Weather has also been a major factor influencing the world oil market in recent years. Oil demand typically peaks in the winter, along with the demand for heating oil. Weather patterns in the northeast United States and Western Europe are particularly important to the world oil market since these are the regions where oil is used significantly as a fuel for heating. The winters of 1996-97 and 1997-98 were particularly warm compared to "normal" temperatures, and now it is apparent that this winter will be the third significantly warmer than normal winter in a row. As a result, global oil inventories are much higher than they would have been had temperatures been more "normal" during the past three heating seasons.

The last major factor that EIA has identified as a major influence in the world oil market was oil production increases from many countries outside of Iraq, particularly in 1997. Global oil supply increased by about 2.3 million barrels per day in 1997, much more than the 1.7 million barrels per day of global oil demand growth that year. This followed a period of 32 months in which the price of West Texas Intermediate crude oil averaged above $17 per barrel each month. While oil production from Iraq increased more than any other single country in 1997 (about 600,000 barrels per day) as a result of the "oil-for-food" program which began in December 1996, other OPEC and non-OPEC countries also increased oil production significantly in 1997 (world production increased by 2.3 million barrels per day, making Iraq's increase about 25 percent of the total). Within OPEC, Saudi Arabia oil production increased by 370,000 barrels per day, Venezuela increased by 227,000 barrels per day, Qatar increased by 139,000 barrels per day, and Nigeria increased by 129,000 barrels per day. Outside of OPEC, most of the growth was in the Americas (North, Central, and South America, but excluding Venezuela, an OPEC member), which increased by over 500,000 barrels per day. Since demand growth did not keep pace with the supply growth in 1997, much of this oil found its way into inventories.

Turning to the future, let’s look at where EIA thinks the oil market is headed in the short-term (through 2000). In 1998, OPEC and some non-OPEC countries agreed to cut oil production in order to help increase oil prices. In part because of these agreements and the beginning of an expected gradual recovery in Asia, EIA’s most recent forecast had prices increasing by about $3.50 per barrel by December 1999 from the historical low point in December 1998, and by an additional $1-$1.50 by the end of 2000. Now that OPEC and some non-OPEC countries have agreed to cut production by about 2 million barrels a day (figure 3), we would expect prices to increase even more. EIA’s next Short-Term Energy Outlook, which is updated monthly, is scheduled for release on April 8, 1999. At that time, EIA will incorporate a detailed analysis of the new OPEC cuts into our price forecast. I can say now, however, that our forecast for oil prices will be higher. This forecast will be based on the assumption that demand growth will outstrip supply growth in both 1999 and 2000, even if producers only partially implement the planned cuts.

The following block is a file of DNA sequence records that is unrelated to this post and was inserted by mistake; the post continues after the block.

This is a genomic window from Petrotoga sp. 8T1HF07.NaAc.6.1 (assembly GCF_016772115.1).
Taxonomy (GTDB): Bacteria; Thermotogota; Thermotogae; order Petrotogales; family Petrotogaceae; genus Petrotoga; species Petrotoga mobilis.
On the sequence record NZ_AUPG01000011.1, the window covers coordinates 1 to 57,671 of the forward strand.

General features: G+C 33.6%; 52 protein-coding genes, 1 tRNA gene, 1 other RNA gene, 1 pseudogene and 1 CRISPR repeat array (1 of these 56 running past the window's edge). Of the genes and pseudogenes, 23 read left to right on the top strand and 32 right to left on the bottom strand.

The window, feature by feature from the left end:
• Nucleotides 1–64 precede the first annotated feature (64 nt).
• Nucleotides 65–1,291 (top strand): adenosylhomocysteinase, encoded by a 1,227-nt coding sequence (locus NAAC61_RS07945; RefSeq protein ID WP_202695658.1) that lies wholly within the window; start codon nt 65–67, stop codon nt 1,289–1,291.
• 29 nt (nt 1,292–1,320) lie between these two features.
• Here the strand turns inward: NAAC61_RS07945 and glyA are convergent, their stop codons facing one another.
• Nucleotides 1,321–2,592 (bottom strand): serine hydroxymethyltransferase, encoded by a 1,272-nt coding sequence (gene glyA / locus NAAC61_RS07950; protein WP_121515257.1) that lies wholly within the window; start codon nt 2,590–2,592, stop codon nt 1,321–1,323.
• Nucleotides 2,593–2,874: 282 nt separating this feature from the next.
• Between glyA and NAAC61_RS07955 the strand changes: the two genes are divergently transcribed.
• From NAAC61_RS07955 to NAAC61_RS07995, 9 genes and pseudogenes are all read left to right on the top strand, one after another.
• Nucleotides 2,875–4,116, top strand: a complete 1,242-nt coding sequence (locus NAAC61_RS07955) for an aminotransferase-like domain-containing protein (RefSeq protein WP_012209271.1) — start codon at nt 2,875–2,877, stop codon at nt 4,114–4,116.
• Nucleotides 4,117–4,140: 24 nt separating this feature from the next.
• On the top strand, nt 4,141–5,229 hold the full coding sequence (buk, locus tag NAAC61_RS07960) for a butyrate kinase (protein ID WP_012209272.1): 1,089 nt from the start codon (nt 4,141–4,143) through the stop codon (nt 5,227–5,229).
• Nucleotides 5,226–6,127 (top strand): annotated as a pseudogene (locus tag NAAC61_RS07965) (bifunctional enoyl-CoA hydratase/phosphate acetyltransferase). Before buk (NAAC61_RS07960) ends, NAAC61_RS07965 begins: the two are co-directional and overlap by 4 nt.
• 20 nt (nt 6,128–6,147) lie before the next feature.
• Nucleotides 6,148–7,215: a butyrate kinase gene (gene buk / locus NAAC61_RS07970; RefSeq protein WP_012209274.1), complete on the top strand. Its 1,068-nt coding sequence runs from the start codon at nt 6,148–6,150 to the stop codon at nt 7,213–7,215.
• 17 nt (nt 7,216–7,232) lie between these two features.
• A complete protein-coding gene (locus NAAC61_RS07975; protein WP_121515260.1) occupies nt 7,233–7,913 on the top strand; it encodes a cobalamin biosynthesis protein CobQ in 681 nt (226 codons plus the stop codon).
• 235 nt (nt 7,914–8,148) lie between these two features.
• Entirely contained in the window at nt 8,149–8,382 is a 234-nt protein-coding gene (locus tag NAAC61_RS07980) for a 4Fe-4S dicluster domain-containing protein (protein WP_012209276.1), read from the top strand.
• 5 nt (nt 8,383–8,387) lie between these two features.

Let me spend a little time discussing our outlook for Iraqi oil production. As I stated before, Iraq’s crude oil production has increased by about 2 million barrels per day since late 1996. However, we feel that they are currently producing at full capacity since their oil revenues are significantly less than allowed and would produce more if they could, and that their oil production capacity is not expected to increase substantially through 2000. Our current forecast assumes that Iraqi crude oil production capacity increases by only 100,000-200,000 barrels per day between now and 2000 (figure 1). Currently, the United Nations is allowing Iraq to import $300 million worth of parts that are to be used to improve their oil infrastructure. How fast Iraq receives these parts and how well these parts are used will help determine how quickly Iraqi oil production capacity might increase. There are some analysts that expect Iraqi oil production capacity to be somewhat higher by the end of 2000 than EIA is estimating. However, most analysts expect Iraq’s oil production increases this year and next to be far less than what they were in 1997 and 1998.

This concludes my testimony before the Committee. I would be glad to answer questions at the appropriate time.

 

 

Figure 3